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Tuesday, June 16, 1891

     5:45 P.M. W. in his room, fanning himself (oh! the sunset breeze!). Reached forth his hand, "I have just been enjoying the first whisper of the wind! Surely this has been the hottest day ever was—or if not that, hot for me, anyhow. Yet I seem to weather it well, too—except for the sweat, feel comfortable enough." Not out but "sat here enjoying myself—thinking myself to the woods, streams." Had been "reading, reading, reading—and if not that, drowsing, sweating—sweating, drowsing—all the day through." Gave me a letter from Bucke, "evidently written the day you left." New? "No, nothing much—only that he urges me, as you do, to let you use the

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'Imprints.' You should see his letter: it is on the bed there—I meant it for you."

14 June 1891

I have your letter of 11th (it came yesterday afternoon). Anne and Horace left at noon. I feel quite lost without them. I enjoyed their visit here greatly. By this time H. has shown you the M.S. of the "Round Table" piece which seems to me as characteristic & valuable as anything we have had. Horace will also by this [time] have submitted to you our plan for the book. (I hope you will allow the two early pieces by yourself—there would be no sense in disallowing them as they will certainly be republished as yours anyhow). It is a perfect day here—bright, warm—the trees now full leaved and perfect—they stand on the lawns sleeping—not a breath of air to move their branches. The deep blue sky bends over them in benediction like the concave palm of God.

Best love to you always and always

R. M. Bucke

     W. then, as to people who criticized Bucke (many very good fellows in Philadelphia), "They do not understand—do not grip him, realize him—seem to be unable to realize stern, strong reserve force even when it exists. But Doctor's critics defeat themselves." And later on about the Lippincott's report, "You hold the reins and are entitled to do so. About Eyre, it was beside the issue anyway—that question of marriage, no marriage, women, wives—was without the purpose—has its own explication—did not seem to me to be clearly understood. The this and the this and the this and the this—Eyre fell into the abyss of his curiosities, words—yet it was all right, too—he saw what he saw—he felt to say and said—that is all there is to it."

     I had seen Stoddart—worked an hour with him over the piece—cutting in Donaldson and Eyre (whose matter Stoddart and Walsh seemed to think of no value). They decided to use Symonds and Conway letters in full. I had quite a fight for Bucke's piece: they seemed almost inclined to throw it out in toto. I said to Stoddart, "Rather than cut the whole piece up, I will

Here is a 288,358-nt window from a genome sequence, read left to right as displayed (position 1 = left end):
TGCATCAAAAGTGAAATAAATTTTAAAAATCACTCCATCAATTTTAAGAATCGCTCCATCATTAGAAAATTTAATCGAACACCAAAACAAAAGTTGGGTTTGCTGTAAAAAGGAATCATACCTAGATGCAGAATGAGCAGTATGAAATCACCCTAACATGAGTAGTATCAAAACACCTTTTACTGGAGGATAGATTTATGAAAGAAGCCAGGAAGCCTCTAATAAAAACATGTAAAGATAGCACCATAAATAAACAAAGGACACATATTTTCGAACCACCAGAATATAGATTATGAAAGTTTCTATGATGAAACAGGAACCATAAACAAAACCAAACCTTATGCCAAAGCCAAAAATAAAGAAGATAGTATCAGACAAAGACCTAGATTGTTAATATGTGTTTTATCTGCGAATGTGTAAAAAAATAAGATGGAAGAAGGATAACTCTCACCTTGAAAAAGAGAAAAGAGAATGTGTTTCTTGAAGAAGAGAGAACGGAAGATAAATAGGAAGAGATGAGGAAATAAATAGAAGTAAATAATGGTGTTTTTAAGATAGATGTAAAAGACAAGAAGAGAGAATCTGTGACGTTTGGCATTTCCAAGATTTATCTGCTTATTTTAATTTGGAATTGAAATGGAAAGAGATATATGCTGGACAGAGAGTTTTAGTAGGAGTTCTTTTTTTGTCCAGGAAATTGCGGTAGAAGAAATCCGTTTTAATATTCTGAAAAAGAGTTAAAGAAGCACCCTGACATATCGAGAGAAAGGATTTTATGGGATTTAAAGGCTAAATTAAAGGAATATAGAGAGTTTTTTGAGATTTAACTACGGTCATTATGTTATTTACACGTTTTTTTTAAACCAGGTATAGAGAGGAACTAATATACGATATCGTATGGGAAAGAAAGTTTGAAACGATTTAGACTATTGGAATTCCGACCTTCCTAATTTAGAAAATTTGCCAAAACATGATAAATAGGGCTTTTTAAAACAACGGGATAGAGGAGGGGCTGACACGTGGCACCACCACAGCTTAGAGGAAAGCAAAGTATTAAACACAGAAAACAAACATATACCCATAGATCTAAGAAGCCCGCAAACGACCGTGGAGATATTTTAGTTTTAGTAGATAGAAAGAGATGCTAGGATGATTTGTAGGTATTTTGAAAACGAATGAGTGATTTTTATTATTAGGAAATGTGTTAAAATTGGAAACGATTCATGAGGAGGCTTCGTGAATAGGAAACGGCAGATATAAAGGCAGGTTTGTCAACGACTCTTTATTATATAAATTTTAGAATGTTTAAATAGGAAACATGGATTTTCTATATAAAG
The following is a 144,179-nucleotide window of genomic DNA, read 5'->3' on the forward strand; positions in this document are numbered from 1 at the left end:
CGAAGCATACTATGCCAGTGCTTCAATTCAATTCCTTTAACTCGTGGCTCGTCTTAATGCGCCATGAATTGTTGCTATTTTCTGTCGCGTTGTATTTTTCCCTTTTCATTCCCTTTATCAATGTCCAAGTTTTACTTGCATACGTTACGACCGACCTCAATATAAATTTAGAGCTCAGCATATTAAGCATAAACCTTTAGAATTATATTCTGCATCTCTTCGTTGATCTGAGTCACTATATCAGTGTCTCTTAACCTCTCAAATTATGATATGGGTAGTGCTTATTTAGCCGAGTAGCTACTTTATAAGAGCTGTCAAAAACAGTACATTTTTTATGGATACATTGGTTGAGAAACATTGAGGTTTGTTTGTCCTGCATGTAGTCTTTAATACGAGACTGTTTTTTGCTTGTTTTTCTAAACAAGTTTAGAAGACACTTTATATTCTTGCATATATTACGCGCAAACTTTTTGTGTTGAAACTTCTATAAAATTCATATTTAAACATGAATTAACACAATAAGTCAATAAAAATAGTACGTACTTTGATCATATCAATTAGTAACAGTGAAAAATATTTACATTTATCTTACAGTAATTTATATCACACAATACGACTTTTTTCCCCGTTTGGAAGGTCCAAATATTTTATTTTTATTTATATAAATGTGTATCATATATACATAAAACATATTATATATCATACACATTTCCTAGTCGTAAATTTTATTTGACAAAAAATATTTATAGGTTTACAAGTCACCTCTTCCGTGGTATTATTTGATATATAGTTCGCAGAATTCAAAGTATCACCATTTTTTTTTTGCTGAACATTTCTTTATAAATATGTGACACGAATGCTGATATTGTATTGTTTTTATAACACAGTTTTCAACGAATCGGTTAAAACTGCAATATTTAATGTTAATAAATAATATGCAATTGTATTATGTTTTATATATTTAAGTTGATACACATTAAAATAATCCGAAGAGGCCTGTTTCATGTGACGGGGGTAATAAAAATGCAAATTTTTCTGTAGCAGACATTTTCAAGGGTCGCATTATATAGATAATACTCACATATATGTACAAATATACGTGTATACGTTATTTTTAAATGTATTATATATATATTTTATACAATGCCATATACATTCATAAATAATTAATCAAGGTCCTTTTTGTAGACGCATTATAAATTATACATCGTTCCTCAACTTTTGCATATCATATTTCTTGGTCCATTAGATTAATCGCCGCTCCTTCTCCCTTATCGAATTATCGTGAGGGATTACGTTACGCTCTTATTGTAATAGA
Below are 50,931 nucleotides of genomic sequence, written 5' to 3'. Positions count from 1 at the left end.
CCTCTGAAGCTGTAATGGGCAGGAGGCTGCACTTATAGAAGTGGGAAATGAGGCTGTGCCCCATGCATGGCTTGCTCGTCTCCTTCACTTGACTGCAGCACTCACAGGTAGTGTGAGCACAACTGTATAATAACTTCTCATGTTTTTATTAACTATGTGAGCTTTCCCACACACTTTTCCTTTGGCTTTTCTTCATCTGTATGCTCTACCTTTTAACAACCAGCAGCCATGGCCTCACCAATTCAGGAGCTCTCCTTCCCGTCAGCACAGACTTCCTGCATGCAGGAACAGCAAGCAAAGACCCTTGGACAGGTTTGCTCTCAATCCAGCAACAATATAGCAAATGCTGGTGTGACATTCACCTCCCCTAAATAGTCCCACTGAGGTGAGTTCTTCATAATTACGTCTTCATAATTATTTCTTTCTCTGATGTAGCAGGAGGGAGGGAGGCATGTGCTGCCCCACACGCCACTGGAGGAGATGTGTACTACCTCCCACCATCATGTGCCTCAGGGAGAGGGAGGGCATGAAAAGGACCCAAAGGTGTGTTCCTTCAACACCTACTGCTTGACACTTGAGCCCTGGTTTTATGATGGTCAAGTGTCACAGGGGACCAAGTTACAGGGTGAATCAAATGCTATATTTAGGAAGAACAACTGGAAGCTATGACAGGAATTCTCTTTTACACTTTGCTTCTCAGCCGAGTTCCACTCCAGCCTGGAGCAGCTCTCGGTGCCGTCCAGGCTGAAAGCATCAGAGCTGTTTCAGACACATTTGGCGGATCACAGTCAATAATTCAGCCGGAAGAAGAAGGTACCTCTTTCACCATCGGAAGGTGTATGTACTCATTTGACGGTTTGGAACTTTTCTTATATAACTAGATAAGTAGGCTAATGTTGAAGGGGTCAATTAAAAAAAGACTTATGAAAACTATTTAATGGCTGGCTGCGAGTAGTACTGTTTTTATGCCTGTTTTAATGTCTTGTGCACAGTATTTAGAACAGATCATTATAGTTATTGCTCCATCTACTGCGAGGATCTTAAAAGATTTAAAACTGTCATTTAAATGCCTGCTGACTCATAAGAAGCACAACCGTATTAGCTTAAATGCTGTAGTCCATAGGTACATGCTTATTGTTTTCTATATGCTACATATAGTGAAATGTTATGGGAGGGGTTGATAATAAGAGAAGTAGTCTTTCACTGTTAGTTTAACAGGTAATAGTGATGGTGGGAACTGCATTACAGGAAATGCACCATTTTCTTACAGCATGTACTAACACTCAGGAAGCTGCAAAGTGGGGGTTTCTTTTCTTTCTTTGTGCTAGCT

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withdraw it,"
but we came to terms. I took Bucke's pages away to make some abbreviations—cutting out a couple of sentences (no more)—afterwards meeting Stoddart on the street—when he said, "Well, it won't make much matter either way—we will use it." I said to W., "If these fellows understood 'Leaves of Grass' better they would better understand Bucke"—he then— "That's exactly the point. Bucke's power is his own—only to be understood again out of the citadel of a strong individuality." Stoddart very pleasant, however—matter sent instantly to printer. W. asked, "Will you see a proof of it?" Yes. "And will I?" I still said "yes"—adding— "The day I get it I will leave it on my way home and call later for it again." W.: "That's a good scheme—by which nobody will be delayed." And, "I want a proof of my little piece, too—should have it. Can you tell Stoddart?"

     Wallace writes me June 5th [requesting copies of "Good-Bye My Fancy"]. W. says, "I can supplement that by word from Johnston today. I shall send them six instead of two copies. And a batch of photos, too. Johnston sends me three dollars saying he is not sure he has copies of all the available Whitmans and would I attend to the thing for him, he sending all the additional money necessary." Asked me if I would attend to mailing from Philadelphia.

     Had not yet examined scheme of book. "It was too hot today to do anything other than keep head above water." But, "From what you say of it I like it—like it a good deal."

     Bucke had inquired after Clive's essay "The Fact of Joy" and O'Shaughnessy's. W. says, "They are the same—Arthur Clive is his pen name."

     Mrs. Davis brings him in some cold tea. "You are a good angel, Mary." Had he taken to buttermilk? "Yes, that is the latest—and I like it, too—though it and the wine must be taken at long distances—they don't co-operate worth a cent"—laughing heartily.

     I joked with W. about dinner, "You took possession of the meeting. We asked Brinton to preside and you took the reins in your own hands." He laughed, "I believe I did—I went on at a

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great rate—have thought of it often since. Do you think Brinton was angry? No? Well, it was curious—I jumped all bounds—probably the more for feeling that the fellows had come, in a way, to my own board."


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